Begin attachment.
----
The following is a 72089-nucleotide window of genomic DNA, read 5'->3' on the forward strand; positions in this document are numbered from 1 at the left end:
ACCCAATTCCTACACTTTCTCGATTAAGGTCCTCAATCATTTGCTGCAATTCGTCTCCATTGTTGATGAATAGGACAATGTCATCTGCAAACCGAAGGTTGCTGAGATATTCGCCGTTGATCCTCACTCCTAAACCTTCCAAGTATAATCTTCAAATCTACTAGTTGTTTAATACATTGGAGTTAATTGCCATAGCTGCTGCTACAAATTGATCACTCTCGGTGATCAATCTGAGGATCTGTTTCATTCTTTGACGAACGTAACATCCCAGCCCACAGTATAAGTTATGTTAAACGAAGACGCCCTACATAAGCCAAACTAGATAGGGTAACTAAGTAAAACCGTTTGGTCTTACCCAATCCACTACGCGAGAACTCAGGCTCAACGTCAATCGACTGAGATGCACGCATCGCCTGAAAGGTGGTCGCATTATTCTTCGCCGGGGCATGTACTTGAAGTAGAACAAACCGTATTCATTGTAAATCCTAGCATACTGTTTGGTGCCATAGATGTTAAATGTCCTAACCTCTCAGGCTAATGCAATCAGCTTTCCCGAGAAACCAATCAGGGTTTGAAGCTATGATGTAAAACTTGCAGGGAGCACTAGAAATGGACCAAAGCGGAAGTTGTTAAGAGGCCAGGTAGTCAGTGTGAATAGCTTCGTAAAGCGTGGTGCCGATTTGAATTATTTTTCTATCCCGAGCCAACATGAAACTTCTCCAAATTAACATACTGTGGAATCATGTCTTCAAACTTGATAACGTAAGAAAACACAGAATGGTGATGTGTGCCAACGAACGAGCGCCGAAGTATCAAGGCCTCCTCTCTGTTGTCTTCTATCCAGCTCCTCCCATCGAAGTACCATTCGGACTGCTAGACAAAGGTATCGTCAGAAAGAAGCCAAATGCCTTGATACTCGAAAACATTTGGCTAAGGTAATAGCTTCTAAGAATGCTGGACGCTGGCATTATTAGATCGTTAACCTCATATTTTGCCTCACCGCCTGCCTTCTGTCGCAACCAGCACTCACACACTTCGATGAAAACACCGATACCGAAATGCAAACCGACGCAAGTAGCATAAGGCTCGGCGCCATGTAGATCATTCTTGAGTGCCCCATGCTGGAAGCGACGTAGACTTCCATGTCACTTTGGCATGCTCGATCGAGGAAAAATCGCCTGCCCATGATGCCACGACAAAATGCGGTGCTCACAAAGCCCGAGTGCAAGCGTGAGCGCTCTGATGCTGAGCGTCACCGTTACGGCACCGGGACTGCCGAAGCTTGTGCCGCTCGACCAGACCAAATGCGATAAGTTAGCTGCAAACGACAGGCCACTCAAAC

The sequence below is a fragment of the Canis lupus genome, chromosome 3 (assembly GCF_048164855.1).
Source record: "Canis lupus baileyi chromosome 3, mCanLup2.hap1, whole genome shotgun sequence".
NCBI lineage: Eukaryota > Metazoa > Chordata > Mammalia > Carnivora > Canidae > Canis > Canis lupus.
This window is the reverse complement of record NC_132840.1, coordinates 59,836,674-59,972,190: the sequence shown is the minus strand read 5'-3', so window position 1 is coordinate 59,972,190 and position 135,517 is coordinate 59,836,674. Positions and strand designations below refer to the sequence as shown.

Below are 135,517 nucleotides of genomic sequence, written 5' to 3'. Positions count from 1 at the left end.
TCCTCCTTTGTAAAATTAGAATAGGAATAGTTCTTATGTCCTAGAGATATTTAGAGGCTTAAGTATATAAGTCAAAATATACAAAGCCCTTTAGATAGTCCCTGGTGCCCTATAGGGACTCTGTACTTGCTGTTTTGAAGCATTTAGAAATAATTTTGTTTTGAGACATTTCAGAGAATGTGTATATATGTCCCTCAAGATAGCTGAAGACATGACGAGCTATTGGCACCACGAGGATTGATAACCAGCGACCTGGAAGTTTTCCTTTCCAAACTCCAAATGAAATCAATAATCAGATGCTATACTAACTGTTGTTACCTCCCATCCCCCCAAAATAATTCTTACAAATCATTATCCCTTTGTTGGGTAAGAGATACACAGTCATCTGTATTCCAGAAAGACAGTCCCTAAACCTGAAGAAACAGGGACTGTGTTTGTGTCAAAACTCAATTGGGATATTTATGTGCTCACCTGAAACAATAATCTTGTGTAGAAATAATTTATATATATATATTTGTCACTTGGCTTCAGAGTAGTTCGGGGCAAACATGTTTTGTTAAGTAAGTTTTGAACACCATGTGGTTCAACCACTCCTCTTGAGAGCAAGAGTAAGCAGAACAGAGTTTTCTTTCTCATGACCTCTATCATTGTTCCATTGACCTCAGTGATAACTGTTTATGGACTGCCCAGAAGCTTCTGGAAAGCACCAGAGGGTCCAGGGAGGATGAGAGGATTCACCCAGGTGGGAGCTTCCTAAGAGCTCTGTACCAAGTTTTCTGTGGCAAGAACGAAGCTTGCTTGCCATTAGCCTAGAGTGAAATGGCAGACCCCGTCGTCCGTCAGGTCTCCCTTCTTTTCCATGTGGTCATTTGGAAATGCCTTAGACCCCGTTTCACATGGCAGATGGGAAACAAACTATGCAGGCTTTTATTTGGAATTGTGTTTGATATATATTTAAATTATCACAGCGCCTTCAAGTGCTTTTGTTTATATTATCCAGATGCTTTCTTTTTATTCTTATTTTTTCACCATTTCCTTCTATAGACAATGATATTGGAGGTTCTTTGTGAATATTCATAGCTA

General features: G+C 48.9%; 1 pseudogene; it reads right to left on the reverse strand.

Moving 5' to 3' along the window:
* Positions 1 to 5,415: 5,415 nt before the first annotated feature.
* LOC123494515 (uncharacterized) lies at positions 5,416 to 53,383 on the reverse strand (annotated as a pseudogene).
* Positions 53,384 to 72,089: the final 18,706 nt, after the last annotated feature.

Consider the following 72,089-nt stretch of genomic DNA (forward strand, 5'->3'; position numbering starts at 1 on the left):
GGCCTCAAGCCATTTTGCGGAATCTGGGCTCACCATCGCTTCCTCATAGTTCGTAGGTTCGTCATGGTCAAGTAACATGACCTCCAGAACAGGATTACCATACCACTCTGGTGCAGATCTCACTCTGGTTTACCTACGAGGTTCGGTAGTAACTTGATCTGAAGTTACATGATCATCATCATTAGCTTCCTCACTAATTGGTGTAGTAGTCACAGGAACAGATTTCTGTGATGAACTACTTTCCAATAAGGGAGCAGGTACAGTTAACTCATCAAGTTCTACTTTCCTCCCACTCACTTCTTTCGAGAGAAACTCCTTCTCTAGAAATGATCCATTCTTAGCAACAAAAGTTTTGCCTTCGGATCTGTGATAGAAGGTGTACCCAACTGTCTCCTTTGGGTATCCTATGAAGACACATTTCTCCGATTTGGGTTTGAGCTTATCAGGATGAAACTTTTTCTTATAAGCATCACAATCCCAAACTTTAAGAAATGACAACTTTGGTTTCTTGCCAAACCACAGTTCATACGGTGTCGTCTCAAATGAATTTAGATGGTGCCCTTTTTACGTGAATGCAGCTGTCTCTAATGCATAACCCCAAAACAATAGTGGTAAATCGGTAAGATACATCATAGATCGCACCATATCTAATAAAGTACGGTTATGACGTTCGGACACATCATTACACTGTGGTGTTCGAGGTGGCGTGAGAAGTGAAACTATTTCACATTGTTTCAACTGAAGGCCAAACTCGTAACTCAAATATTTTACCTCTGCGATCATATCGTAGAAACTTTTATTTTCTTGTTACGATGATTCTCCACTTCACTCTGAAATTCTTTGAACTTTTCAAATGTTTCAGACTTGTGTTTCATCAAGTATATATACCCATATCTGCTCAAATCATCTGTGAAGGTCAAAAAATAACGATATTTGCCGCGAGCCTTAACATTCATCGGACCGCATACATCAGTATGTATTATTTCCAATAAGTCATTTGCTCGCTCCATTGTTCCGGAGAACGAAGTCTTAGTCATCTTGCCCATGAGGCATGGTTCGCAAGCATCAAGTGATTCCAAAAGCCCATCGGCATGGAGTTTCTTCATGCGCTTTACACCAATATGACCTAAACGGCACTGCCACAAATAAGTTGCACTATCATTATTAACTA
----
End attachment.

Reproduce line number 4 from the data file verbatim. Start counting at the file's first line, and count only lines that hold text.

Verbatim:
Source record: "Canis lupus baileyi chromosome 3, mCanLup2.hap1, whole genome shotgun sequence".